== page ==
You might like to think you have a good eye for a deal and don’t get fooled by so-called special offers or overpriced dishes when you go to eat out.
But restaurants employ such a wide variety of subtle psychological tricks to encourage customers to part with their money, that even the most canny diner would be hard pressed to spot them all.
The tricks of the trade have been revealed by the US YouTube channel SciShow Psych, which says you’re so hard-wired to fall for them that you may well keep doing so even after they’ve been brought to your attention.
They include serving food on a particular size of plate to encourage you to either order more or take less from the buffet, and using heavier cutlery to make you believe you’re eating a better quality meal.
It also revealed why we drink beer faster from a curved glass than a straight one – making our trips to the bar that much more frequent.
Tricks of the restaurant trade have been revealed by SciShow Psych, including fooling people into paying more with attractive presentation (stock image)
THE DELBOEUF ILLUSION
According to this principle, two identical circles can look completely different if circles of different sizes are drawn around them.
If the inner circle is surrounded by a large one, it will appear smaller. However, if it’s surrounded by a small circle it will appear bigger.
This comes in handy for restaurateurs when it comes to deciding on the size of plate to use.
People tend to overestimate the portions they want if they have a big plate, which is why establishments such as all-you-can-eat buffets provide smaller dishes so that customers don’t help themselves to too much food, eating into their profits.
Meanwhile, restaurants where you’re ordering off a menu tend to serve the main course on a larger plate.
This tricks you into thinking you’ve not eaten so much and you have room for dessert.
Cultural influences dictate that certain beverages belong in particular vessels, such as champagne in a flute and red wine in a larger, wider glass than white.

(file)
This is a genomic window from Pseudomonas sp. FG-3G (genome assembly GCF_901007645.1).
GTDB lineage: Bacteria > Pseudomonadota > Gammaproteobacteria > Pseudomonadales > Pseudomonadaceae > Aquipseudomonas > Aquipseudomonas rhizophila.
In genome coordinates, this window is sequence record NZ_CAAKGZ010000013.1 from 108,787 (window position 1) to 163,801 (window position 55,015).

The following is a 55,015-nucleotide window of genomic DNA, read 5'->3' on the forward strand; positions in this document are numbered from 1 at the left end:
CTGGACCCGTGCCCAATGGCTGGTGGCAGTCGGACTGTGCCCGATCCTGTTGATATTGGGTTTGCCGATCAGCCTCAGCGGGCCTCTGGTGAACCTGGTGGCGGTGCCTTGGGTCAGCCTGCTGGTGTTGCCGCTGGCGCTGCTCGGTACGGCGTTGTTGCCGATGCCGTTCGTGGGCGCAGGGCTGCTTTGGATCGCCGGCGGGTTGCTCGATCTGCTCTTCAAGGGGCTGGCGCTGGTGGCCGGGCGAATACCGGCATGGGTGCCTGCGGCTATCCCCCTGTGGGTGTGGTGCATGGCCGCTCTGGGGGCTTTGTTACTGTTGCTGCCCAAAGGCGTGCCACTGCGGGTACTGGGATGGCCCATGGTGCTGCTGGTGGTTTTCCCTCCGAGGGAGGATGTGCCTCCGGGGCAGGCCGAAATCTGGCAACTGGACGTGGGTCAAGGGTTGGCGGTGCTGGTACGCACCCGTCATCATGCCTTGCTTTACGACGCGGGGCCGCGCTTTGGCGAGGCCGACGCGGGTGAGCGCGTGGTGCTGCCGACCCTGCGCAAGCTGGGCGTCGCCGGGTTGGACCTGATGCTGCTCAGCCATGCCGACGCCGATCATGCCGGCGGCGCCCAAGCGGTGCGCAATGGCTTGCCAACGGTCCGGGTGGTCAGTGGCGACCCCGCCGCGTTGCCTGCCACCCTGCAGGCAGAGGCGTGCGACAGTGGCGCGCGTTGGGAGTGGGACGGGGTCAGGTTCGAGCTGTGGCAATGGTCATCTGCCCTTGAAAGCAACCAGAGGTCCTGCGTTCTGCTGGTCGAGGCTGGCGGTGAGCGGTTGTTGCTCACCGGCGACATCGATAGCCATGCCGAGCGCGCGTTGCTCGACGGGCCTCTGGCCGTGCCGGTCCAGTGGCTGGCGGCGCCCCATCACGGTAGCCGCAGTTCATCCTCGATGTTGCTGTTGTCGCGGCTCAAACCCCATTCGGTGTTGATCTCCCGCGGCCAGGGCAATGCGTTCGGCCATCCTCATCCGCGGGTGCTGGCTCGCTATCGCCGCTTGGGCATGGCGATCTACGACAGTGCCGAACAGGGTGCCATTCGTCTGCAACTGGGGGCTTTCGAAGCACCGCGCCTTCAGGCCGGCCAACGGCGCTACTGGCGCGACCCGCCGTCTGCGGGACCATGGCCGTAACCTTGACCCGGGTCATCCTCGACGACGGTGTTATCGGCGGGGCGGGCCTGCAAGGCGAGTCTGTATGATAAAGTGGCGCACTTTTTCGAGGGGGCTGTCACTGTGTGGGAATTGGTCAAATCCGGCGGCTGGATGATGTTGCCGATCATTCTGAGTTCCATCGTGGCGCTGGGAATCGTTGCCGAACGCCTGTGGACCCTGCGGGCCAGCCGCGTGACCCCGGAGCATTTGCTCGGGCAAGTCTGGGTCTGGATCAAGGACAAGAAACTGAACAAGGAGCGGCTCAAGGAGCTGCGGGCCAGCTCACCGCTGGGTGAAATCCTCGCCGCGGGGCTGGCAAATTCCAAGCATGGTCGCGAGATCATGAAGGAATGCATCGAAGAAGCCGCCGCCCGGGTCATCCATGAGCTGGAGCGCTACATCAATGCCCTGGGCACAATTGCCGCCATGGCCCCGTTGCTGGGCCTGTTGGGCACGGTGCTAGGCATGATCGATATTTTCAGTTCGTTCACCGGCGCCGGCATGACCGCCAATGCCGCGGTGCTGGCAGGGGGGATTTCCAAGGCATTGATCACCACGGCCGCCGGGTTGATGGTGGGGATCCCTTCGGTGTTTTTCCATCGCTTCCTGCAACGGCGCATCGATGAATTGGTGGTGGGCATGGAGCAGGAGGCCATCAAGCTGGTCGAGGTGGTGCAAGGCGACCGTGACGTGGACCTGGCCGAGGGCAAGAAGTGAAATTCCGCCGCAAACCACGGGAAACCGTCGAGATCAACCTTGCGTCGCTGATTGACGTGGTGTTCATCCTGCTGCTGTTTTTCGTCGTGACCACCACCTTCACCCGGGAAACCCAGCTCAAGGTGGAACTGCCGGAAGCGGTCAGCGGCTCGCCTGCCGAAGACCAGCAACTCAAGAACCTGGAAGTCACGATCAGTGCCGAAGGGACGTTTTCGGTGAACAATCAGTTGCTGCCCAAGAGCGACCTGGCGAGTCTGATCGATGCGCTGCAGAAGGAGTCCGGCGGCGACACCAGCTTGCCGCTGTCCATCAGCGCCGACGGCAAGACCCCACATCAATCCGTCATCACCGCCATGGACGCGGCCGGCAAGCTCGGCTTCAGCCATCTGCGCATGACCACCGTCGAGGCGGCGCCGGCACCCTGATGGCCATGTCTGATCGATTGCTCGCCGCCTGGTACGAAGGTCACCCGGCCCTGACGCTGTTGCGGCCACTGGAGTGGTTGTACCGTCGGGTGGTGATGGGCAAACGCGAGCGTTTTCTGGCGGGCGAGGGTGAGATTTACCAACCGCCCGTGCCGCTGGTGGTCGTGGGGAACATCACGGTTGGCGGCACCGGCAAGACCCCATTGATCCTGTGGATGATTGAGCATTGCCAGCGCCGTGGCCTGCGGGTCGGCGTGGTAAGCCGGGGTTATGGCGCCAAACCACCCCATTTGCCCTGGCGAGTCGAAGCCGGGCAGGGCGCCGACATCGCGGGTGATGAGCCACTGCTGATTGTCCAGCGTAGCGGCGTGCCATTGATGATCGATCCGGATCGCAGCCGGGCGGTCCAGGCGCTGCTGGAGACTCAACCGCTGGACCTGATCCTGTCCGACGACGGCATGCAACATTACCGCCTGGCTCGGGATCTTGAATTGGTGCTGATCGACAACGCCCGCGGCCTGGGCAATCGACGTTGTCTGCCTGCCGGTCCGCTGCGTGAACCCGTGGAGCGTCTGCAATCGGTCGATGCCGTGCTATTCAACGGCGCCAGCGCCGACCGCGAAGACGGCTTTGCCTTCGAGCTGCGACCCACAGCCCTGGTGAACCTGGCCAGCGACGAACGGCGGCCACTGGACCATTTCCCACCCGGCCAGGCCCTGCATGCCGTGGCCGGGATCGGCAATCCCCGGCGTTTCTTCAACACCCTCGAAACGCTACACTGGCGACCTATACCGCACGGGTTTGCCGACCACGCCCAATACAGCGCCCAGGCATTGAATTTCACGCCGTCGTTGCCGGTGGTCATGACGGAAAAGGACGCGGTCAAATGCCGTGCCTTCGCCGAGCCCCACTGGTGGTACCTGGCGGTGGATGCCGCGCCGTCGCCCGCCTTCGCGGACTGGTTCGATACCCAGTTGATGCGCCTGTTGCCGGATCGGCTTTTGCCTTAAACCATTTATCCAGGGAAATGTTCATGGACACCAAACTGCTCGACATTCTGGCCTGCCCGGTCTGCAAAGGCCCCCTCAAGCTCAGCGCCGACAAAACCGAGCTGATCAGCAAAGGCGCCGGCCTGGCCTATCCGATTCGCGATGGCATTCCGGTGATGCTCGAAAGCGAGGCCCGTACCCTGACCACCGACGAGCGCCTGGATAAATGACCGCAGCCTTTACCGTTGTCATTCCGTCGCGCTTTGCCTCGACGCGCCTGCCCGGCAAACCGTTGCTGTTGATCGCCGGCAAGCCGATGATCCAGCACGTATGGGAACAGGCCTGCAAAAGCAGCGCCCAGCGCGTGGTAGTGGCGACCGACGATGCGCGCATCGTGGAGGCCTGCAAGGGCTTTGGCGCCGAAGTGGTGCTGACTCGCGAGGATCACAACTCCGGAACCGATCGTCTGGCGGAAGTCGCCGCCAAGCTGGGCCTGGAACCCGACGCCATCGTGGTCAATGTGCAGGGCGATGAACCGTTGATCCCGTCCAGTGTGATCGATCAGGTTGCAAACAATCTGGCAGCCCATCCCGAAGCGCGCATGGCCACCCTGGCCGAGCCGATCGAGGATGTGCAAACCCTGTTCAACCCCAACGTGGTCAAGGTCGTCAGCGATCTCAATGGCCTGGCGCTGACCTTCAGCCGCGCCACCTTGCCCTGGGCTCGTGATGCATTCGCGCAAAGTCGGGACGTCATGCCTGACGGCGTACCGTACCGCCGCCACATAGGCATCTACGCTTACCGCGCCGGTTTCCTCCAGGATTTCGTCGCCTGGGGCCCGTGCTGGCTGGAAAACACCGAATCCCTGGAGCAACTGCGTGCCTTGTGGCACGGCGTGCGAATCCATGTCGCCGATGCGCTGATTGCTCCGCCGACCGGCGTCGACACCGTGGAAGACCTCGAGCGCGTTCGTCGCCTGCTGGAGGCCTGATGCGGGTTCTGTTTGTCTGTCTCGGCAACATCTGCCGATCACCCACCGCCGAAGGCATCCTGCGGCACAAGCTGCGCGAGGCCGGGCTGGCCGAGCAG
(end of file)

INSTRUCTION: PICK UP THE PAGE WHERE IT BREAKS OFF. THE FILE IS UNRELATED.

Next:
But if your drink turns up in a different glass to what you’re expecting the cognitive dissonance actually causes mental distress.
It makes the experience less pleasant and you don’t want to pay as much for it.
DITCHING POUNDS SIGNS
Pound signs are a disappearing feature from menus these days, with many restaurants opting to simply put a number beside the dish.
TRICKS OF THE TRADE
1. Numbers instead of pound signs.
2. Small plates at buffets to stop you eating more.
3. Big plates in restaurants to make you think you’ve eaten less and order dessert.
4. Curved glasses to make you drink more.
5. The ‘appropriate’ glass to make you feel comfortable.
6. Quality cutlery and crockery that makes you value food more.
7. Bigging up the food with descriptive adjectives.
8. Tall glasses to create the illusion you’re getting more alcohol.
9. Serving desserts in circular portions to make them seem sweeter.
10. Artistic presentation to persuade you to part with your money.
For example, writing 10, rather than £9.99, encourages people to spend more because the lack of pound signs helps them to stop thinking about the money they’re going to spend.
USING CURVED GLASSES
People tend to drink beer faster from curved glasses over straight ones.
That’s because our brains tend to judge how much liquid is left based on how far up the glass it is.
But if you look at the halfway point on a curved glass, it’s not the true halfway mark because the upper half holds more liquid.
When you think you’ve only finished half your beer, you’re actually more than 50 per cent of the way through. And of course the faster you drink the quicker you need to buy a refill.
SERVING DRINKS IN TALL GLASSES